Banking via an app is now more popular with customers than using a website, with BBA stats showing there are 11m logins in the UK each day.
Meanwhile, customer expectations of the digital experience are growing, thanks to steady improvements in other sectors.
Higher expectations, plus low interest rates and the threat of new entrants and ‘challengers’, are forcing banks to become more competitive, which in turn has led to a renewed focus on the customer experience.
But has that actually created an improvement in the UX of mobile banking apps? And are there any features that are now so prolific as to be considered ‘hygiene factors’?
Insights from Mapa Research, which monitors developments in digital banking and analyses the sentiments of real banking app users, suggests that there are actually very few features within mobile banking apps that are now so common as to be expected by consumers.
Only seven identifiable app ‘features’ – including viewing your balance and paying someone from the app – are present in 75% or more of the 52 providers that Mapa tracks and monitors in its Mobile Banking Dashboard. Considering there are more than 100 mobile app metrics in this ongoing study, this is pretty low.
Moreover, only two UK high street banks (Lloyds and Barclays) offer all seven of these hygiene features within their mobile banking apps.
So which features are likely to become ‘hygiene factors’, as the digitisation of banking continues and customer expectations grow?
1.The ability to view pending transactions
Lloyds is currently the only UK provider to clearly display ‘pending transactions’ within its app.
Other providers simply show ‘balance’ and ‘available balance’, with little explanation as to why these two amounts may be different.
Digital trends have focused lately on ‘real-time’ information, and consumers will expect to see the transactions that have not yet been processed but will impact on their spending ability.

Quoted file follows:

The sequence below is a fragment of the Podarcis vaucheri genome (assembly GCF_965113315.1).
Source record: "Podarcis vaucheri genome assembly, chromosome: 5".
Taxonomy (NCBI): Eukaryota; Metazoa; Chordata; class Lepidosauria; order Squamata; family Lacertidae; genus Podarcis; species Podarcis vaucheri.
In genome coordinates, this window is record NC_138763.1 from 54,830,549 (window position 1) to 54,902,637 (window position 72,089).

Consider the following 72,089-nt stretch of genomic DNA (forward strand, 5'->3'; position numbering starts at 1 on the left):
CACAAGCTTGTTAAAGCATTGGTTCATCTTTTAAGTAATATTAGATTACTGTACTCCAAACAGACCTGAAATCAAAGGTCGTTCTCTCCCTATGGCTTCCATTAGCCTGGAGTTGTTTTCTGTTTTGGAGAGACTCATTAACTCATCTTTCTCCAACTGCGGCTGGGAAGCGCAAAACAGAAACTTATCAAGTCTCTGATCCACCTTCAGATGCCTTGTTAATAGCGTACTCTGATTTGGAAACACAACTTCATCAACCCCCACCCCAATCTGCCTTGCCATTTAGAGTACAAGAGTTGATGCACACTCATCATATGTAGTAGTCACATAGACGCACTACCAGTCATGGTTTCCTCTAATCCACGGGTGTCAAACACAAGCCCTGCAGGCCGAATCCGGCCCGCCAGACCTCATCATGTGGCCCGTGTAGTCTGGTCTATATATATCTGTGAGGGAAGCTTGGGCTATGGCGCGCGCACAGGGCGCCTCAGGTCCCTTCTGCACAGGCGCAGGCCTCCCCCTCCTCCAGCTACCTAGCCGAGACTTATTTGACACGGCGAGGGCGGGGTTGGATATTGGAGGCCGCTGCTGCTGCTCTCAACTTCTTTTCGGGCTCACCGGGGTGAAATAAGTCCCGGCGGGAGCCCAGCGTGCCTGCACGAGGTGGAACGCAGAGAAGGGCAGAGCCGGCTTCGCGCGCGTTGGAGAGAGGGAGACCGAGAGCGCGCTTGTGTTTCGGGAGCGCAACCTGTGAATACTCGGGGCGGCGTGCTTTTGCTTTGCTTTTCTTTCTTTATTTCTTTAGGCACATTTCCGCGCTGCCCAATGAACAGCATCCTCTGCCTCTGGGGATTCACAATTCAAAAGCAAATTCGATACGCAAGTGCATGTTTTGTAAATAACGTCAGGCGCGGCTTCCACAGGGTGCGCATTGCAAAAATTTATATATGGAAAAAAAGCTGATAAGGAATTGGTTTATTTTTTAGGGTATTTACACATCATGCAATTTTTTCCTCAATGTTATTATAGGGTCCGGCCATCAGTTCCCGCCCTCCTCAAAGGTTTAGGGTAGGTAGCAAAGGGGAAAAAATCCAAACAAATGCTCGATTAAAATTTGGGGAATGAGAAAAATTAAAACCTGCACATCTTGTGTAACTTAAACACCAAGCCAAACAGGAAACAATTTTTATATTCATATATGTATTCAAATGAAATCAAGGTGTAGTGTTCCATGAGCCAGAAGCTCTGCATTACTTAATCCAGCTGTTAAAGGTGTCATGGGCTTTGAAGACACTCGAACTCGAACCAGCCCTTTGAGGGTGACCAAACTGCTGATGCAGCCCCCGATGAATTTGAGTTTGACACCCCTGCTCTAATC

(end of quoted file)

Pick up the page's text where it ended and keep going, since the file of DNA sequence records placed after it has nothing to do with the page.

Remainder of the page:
2. Pre-login servicing functionality
This is not particularly common in the UK, with only two high street banks providing access to customers’ account balances pre-login.
However, it is far more common elsewhere in the world, with a third of the international providers that Mapa monitors offering their customers this feature.
UK providers have been slower to adopt pre-login functionality – based on Mapa’s conversations with clients, this is likely due to the perceived security concerns of consumers – but the international apps that have introduced it are rated just as highly for security as the UK apps without, based on Mapa’s Mobile Banking Apps Benchmarking reports.
Making greater use of the unique features of an app, versus internet banking in the browser, is a trend we expect to see as banks aim to move users from one channel to the other.
3. TouchID for security
The option of TouchID for authentication or verification purposes is something that Mapa analysts expect to become a hygiene factor for banking apps in the relatively near future, as it was the most commonly introduced feature of the past quarter and is now offered by 37% of the monitored providers.
It is also a feature that is very popular with consumers – not just for speed and security purposes. Again, consumers appear to appreciate apps that make use of native features of their devices, such as biometric authentication.
Mondo is one of the most highly rated financial services apps in the UK market, according to Mapa’s research, and a likely reason for this is the way that the app integrates with the iPhone hardware.
4. Applying for new accounts through the app?
There is only one UK high street bank that allows new-to-brand customers to apply for a current account from the app. This is far from becoming a feature that consumers expect, but it is something that makes the provider stand out, and in an increasingly competitive current account market this is a significant advantage.
As they may see relatively small differences between financial products, customers are likely to be attracted by aspects such as customer service and customer experience. Providing a friction-free mobile on-boarding experience helps promote these elements.
Long live the banking app
While UK consumers may be getting tired of downloading apps, they are clearly happy to do so for their banking needs – 400,000 banking apps were downloaded each day in 2015, according to the BBA.
For those consumers expecting banking to get easier and faster as technology advances, traditional banks must keep pace not only with each other but with best-of-breed brand apps beyond financial services.
However, offering as much choice as possible in terms of the features and functionality you can activate in your banking app will probably be the key to winning over every customers in every segment.
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